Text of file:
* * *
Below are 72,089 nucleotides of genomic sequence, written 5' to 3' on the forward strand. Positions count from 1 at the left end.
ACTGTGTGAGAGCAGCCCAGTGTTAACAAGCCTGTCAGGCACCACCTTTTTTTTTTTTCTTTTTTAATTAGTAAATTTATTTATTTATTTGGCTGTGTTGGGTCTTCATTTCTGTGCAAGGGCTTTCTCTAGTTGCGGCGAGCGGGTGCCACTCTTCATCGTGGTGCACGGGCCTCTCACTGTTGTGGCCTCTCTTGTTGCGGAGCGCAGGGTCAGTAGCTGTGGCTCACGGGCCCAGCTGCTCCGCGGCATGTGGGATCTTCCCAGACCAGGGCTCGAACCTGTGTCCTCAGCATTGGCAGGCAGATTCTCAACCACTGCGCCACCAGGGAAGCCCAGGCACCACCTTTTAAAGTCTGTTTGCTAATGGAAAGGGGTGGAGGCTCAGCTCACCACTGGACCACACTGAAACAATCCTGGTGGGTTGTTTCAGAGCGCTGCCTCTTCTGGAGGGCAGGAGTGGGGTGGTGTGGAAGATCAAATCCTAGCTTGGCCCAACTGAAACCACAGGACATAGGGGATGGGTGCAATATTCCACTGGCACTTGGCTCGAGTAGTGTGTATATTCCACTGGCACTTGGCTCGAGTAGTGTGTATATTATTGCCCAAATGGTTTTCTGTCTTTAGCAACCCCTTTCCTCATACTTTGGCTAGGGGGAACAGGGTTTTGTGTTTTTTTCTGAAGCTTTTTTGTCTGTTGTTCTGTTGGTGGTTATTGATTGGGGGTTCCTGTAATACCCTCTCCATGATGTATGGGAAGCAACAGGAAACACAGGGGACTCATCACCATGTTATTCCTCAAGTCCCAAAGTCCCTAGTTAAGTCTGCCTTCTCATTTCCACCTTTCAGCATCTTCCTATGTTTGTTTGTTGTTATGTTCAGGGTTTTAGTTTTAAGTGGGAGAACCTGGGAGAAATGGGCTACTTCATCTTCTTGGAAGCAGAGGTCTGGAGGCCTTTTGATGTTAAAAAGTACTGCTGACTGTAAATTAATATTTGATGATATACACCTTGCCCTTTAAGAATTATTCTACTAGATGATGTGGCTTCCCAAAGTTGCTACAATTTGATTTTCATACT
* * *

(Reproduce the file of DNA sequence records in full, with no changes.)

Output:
Below are 72,089 nucleotides of genomic sequence, written 5' to 3' on the forward strand. Positions count from 1 at the left end.
ACTGTGTGAGAGCAGCCCAGTGTTAACAAGCCTGTCAGGCACCACCTTTTTTTTTTTTCTTTTTTAATTAGTAAATTTATTTATTTATTTGGCTGTGTTGGGTCTTCATTTCTGTGCAAGGGCTTTCTCTAGTTGCGGCGAGCGGGTGCCACTCTTCATCGTGGTGCACGGGCCTCTCACTGTTGTGGCCTCTCTTGTTGCGGAGCGCAGGGTCAGTAGCTGTGGCTCACGGGCCCAGCTGCTCCGCGGCATGTGGGATCTTCCCAGACCAGGGCTCGAACCTGTGTCCTCAGCATTGGCAGGCAGATTCTCAACCACTGCGCCACCAGGGAAGCCCAGGCACCACCTTTTAAAGTCTGTTTGCTAATGGAAAGGGGTGGAGGCTCAGCTCACCACTGGACCACACTGAAACAATCCTGGTGGGTTGTTTCAGAGCGCTGCCTCTTCTGGAGGGCAGGAGTGGGGTGGTGTGGAAGATCAAATCCTAGCTTGGCCCAACTGAAACCACAGGACATAGGGGATGGGTGCAATATTCCACTGGCACTTGGCTCGAGTAGTGTGTATATTCCACTGGCACTTGGCTCGAGTAGTGTGTATATTATTGCCCAAATGGTTTTCTGTCTTTAGCAACCCCTTTCCTCATACTTTGGCTAGGGGGAACAGGGTTTTGTGTTTTTTTCTGAAGCTTTTTTGTCTGTTGTTCTGTTGGTGGTTATTGATTGGGGGTTCCTGTAATACCCTCTCCATGATGTATGGGAAGCAACAGGAAACACAGGGGACTCATCACCATGTTATTCCTCAAGTCCCAAAGTCCCTAGTTAAGTCTGCCTTCTCATTTCCACCTTTCAGCATCTTCCTATGTTTGTTTGTTGTTATGTTCAGGGTTTTAGTTTTAAGTGGGAGAACCTGGGAGAAATGGGCTACTTCATCTTCTTGGAAGCAGAGGTCTGGAGGCCTTTTGATGTTAAAAAGTACTGCTGACTGTAAATTAATATTTGATGATATACACCTTGCCCTTTAAGAATTATTCTACTAGATGATGTGGCTTCCCAAAGTTGCTACAATTTGATTTTCATACT